Some reflections on "Why Torture is Wrong and the People Who Love Them" or: Tom Stoppard is a stuffy old bum.

Hey, everybody!

For the last five weeks or so, I've been wicked busy rehearsing and building and performing Theatre Too's production of Christopher Durang's WHY TORTURE IS WRONG AND THE PEOPLE WHO LOVE THEM. It's a heck of a funny play, and it's still open, so you ought to come check it out. [Chris here: I saw it opening weekend, it really is a funny play and something that takes an up to the brink approach with current events, politics and the greater good. See it!]

Last night, we had a talk-back with a class of UNT Intro to Theatre students after the show. They had been a really good audience-- very vocal in their appreciation--, and they asked a few neat questions. I piped in on a few, but though that the questions could have used a bit of time to think.

Q: How does this play compare to working on other Tom Stoppard plays like THE REAL INSPECTOR HOUND? 

A: This play is by Christopher Durang, but it's a damn clever question, especially when it comes to the ending of this play. SPOILER ALERT! At the end of this play, the characters break out of the narrative, take action and change the course of previous action to better suit their needs. In INSPECTOR HOUND, characters who believe themselves to be in the audience, at an objective distance from Stoppard's play within a play, are brought, quite literally into the action and find themselves pretty well powerless to stop the natural course of things. The same might be said for Rozencrants and Guilldenstern, who are caught in a narrative larger than themselves, unable to effect the tides of the world. Durang's view is a bit more hopeful.

Q: How do you work with breaking out of character and breaking the fourth wall to address the audience?

A: I said, last night, "I love it. I was raised by a postmodern family, and we break the fourth wall all the time." This might not have been as complete an answer as possible. The truth, as I get it, is this: When you're acting, and you have to break the fourth wall, you do. You might create a new version of that character in your mind-- you might create a character that is "the actor" and use him or her. It doesn't matter too much. The challenge to conceptual blending incurred by an actor/character breaking the fourth wall is the audience's responsibility. It is inside of their brains. This is as true (if not as extreme) now as it was for the ancient Greeks, for Ludwig Tieck, for Pirandello, for the great Jeremy Dobrish. The beauty of this kind of breaking is that it dicks up the assumption of naturalism, or at least of the audience as uninvolved spectator. This leads me to the next question:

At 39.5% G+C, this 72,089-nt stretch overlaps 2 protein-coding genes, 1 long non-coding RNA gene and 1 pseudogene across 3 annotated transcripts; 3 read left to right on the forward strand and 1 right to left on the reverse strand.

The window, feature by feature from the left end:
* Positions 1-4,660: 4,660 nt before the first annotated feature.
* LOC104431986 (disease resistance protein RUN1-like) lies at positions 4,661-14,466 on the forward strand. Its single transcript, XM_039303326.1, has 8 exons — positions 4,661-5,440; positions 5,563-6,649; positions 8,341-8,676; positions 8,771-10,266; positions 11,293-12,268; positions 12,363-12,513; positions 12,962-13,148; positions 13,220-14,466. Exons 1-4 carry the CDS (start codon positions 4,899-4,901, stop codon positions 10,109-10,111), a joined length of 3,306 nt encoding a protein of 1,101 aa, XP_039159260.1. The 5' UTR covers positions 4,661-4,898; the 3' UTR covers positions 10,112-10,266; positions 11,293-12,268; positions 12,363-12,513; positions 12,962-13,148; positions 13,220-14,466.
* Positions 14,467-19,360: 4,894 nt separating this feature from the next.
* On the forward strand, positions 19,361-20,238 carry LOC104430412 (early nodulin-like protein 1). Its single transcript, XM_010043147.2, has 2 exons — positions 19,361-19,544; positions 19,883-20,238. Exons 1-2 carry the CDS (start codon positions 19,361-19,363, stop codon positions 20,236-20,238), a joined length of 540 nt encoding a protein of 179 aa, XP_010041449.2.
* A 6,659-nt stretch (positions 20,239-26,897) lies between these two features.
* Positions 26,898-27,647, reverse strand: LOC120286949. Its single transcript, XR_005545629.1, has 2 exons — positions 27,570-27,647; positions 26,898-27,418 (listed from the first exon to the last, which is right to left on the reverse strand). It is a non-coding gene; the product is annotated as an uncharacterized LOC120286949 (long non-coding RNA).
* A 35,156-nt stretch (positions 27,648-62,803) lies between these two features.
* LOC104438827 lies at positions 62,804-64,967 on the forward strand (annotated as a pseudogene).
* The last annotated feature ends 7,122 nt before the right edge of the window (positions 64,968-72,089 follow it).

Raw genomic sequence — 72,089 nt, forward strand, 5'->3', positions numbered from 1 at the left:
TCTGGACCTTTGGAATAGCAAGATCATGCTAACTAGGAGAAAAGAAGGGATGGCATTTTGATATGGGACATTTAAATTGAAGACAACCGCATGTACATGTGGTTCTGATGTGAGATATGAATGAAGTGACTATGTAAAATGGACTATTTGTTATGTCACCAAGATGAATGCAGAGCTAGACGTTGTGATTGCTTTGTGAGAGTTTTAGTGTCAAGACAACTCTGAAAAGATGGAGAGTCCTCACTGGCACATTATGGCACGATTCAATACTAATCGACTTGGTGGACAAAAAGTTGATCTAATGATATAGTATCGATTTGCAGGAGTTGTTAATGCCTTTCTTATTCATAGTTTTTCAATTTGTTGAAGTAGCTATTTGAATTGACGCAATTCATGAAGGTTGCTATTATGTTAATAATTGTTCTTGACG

Q: Durang says [has characters say], a number of times, that he [they] hate theatre. He makes fun of Tom Stoppard, of Martin McDonough, of Brian Friel, having people in the audiences of their plays kill themselves due to the boredom. What is Durang trying to do here?

A: One student suggested that Durang is employing a self-deprecating humor here. I think that's possible, but isn't it more interesting if we give Durang the benefit of the doubt? What if this is not so much a joke as a call to arms? Theatre, as dictated by our dead, white, male forefathers, in theory and in dry, intellectual dramas, can be boring and, for the most part, utterly useless. I'm talking to you, Sir David Hare. Theatre, by and large, as we've defined it in our playhouses, has wasted so much of our time and our money with these kitchen sink dramas and naval-gazing plays in which some grand point is trying to be made. Durang, (and I'm putting words in his mouth) may be saying that this theatre needs to be broken. It should be taken apart and fiddled around with until it is right on the verge of what any sane person might call "theatre." Make it weird. Make it illogical. Subvert phallogocentrism! This, I think, could be a new definition of genius: the willingness to take something that you love-- break it apart, pick out superfluous pieces, and see what it can do. This is what Jackson Pollock and Mondrian seem to have done with painting; what John Cage has done with music; what Descartes did with philosophy and Einstein did with modern physics. It is also what hackers do with electronics. My best advice is this: Break Shit. Understand that there may always be a play outside of the play you're living in, and perhaps a play outside of that. Rules are dumb, and they're generally made by theorists rather than practitioners. 


Finally: Don't drink too much beer before composing a blog post.

More later 

Dan Pucul